This study provides survival statistics for a multiethnic sample of incident AD cases. Patients with AD in this study, who were on average 83 years old at diagnosis, had a median lifespan of 92.2 years. Although this longevity may seem remarkable, it is still 1–3 years less than the expected conditional lifespan based on population-wide life table estimates, depending on age at diagnosis. Factors independently associated with shorter lifespan among patients with AD included history of hypertension and diabetes.

An advantage to this study is that we included only participants with incident AD. Previous investigators reported that survival may be overestimated in studies of prevalent disease. This could occur when cases of rapidly progressing disease are not identified before death and are thus omitted from studies.12 However, there is also the competing risk that survival may be underestimated, since individuals are captured later in the disease course, instead of at the point of disease onset.

As in other recent studies of incident AD,8,12,14 we found that older age at AD diagnosis was associated with significantly shorter postdiagnosis survival. Those in the youngest age group at diagnosis (<75 years) survived more than twice as long as those in the oldest group (85+), probably because older patients are more likely to die of other causes. In contrast with most3–5,9,25,26 but not all8 recent studies, we did not find a survival advantage among women. Our sample was predominately Hispanic. According to US life table estimates,23 in the overall non-Hispanic white population, life expectancy is markedly higher in women compared to men among those aged 80 and older. In contrast, there are negligible differences by sex in this age group among Hispanics. Thus our finding of a lack of a sex differential (and perhaps previous studies’ findings of a female advantage) may reflect sex-related life expectancy in the background populations studied.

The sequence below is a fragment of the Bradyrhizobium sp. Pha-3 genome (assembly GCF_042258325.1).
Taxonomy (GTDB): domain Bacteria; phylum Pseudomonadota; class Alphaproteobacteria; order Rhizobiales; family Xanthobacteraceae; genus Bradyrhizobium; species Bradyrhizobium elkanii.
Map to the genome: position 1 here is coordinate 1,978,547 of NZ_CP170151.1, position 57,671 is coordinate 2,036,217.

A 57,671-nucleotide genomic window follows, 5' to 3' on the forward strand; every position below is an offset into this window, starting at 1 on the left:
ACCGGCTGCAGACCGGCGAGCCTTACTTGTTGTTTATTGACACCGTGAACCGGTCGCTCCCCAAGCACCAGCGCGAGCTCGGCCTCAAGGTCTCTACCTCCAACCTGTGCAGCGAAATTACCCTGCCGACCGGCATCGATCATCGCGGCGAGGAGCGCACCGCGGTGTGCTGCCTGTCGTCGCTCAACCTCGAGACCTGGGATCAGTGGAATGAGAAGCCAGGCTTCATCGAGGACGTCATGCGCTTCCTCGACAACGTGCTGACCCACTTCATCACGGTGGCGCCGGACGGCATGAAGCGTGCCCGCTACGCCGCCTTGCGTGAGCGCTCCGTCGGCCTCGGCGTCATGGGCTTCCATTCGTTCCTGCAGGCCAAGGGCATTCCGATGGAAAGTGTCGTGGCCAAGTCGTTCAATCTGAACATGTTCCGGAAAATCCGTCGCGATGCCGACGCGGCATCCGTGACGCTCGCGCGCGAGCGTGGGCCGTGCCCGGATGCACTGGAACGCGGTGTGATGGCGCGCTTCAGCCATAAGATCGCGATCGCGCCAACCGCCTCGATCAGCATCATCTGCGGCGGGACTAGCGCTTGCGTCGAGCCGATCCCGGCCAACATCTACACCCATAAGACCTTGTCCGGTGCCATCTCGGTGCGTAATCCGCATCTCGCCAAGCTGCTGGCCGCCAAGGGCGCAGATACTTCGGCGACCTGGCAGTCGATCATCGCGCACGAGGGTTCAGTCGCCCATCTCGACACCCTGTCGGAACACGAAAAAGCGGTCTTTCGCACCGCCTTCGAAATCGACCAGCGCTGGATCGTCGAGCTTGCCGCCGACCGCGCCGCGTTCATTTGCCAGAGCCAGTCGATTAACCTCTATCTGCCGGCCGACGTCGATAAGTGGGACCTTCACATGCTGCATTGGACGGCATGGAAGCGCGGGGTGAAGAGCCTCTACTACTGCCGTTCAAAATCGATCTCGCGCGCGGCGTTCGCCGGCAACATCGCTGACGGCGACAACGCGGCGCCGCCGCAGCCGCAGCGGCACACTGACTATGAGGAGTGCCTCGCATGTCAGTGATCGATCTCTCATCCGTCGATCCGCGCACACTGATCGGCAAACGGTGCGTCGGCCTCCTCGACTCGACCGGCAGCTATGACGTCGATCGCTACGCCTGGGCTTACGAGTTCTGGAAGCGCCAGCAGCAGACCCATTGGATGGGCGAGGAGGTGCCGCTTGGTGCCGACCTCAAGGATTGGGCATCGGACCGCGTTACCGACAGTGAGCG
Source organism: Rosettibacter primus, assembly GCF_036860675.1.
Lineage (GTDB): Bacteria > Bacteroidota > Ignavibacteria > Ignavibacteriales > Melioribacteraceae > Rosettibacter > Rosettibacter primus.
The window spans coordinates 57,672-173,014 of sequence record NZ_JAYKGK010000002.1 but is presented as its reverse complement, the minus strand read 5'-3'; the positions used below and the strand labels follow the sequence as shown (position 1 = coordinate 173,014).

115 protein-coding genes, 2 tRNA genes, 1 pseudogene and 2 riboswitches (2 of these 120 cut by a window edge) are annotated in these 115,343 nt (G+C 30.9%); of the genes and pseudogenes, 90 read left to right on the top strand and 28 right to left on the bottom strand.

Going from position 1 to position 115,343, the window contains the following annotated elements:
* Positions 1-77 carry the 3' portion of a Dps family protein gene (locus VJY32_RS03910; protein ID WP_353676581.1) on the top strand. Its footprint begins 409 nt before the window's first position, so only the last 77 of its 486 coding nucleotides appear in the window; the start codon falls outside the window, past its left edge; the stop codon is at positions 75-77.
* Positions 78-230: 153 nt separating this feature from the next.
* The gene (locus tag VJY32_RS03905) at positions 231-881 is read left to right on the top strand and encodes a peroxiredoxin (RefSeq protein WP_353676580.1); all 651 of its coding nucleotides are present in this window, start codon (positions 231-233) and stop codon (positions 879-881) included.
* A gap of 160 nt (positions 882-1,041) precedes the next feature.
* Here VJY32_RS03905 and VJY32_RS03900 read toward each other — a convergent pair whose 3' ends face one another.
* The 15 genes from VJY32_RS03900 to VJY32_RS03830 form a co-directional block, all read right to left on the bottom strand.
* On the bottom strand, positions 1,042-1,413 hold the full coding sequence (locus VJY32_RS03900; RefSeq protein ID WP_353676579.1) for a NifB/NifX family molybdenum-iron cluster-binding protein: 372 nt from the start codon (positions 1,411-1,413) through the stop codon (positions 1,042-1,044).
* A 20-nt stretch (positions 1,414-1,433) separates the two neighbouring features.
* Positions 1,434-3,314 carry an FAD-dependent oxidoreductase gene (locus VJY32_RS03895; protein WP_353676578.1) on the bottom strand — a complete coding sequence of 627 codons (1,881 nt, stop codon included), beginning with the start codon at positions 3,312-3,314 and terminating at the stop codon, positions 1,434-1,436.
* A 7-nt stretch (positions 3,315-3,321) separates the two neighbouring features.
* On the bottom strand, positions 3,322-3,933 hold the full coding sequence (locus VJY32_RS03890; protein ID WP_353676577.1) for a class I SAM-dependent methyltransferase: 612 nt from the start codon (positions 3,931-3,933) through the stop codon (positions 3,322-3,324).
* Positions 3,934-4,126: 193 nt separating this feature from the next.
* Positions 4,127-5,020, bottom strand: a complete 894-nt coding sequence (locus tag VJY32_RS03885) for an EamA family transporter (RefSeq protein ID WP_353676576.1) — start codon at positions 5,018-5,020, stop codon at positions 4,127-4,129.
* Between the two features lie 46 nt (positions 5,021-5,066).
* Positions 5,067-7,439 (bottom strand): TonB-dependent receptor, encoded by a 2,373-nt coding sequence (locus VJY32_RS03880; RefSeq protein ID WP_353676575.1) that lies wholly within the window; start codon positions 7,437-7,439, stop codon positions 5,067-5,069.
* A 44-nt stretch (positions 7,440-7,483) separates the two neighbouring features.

The mortality rate was highest among non-Hispanic whites—approximately twice as high as the rate among Hispanics. The mortality rate among African Americans was lower than that of non-Hispanic whites and higher than that of Hispanics.

Our finding of a 3.7-year postdiagnosis survival among non-Hispanic whites is consistent with previous studies of incident AD with predominantly Caucasian samples. The Baltimore Longitudinal Study of Aging found that the median survival duration among men was 3.8 years and 4.4 years among women.8 The French PAQUID study reported a median survival duration of 3.7 years for men and 5.2 for women.14 The Canadian Study of Health and Aging found median survival of 2.8 years among those with prevalent AD, after adjusting for length bias.12

We found markedly longer postdiagnosis survival among Hispanic participants, yet no race/ethnic differences in lifespan. This might be explained by assessment bias brought about by the lower educational attainment among Hispanics compared to the other ethnic groups. Those with less education often perform slightly worse on standardized cognitive tests despite comparable disease pathology. Thus, the Hispanics in this study might have been identified as having AD earlier than those in other ethnic groups; nonetheless, the mean age at diagnosis did not vary by ethnicity. We considered the possibility that ethnic differences in medical comorbidity might explain differences in survival—yet the prevalence of diabetes and hypertension was higher, not lower, among Hispanics than in the other ethnicities. There is a growing literature supporting a survival advantage among Hispanics in the United States compared to other race/ethnic groups, which may be explained by ethnic differences in health-related behaviors, family networks, and social support.27,28 Thus, our findings among Hispanics may reflect comparatively longer survival among all US Hispanics. Our findings are consistent with a recent large study of patients enrolled in US Alzheimer’s Disease Centers, which found that survival (measured from first ADC visit) was longer among Hispanic and African American patients with AD compared to non-Hispanic whites, with Hispanics surviving the longest.29

Like others,9 we found that diabetes was independently associated with shorter survival. In contrast to previous findings9 we additionally found that hypertension was associated with shorter survival. In contrast to most previous studies,3,9,25 we found no link between survival duration and a history of heart disease or malignancy among patients with AD.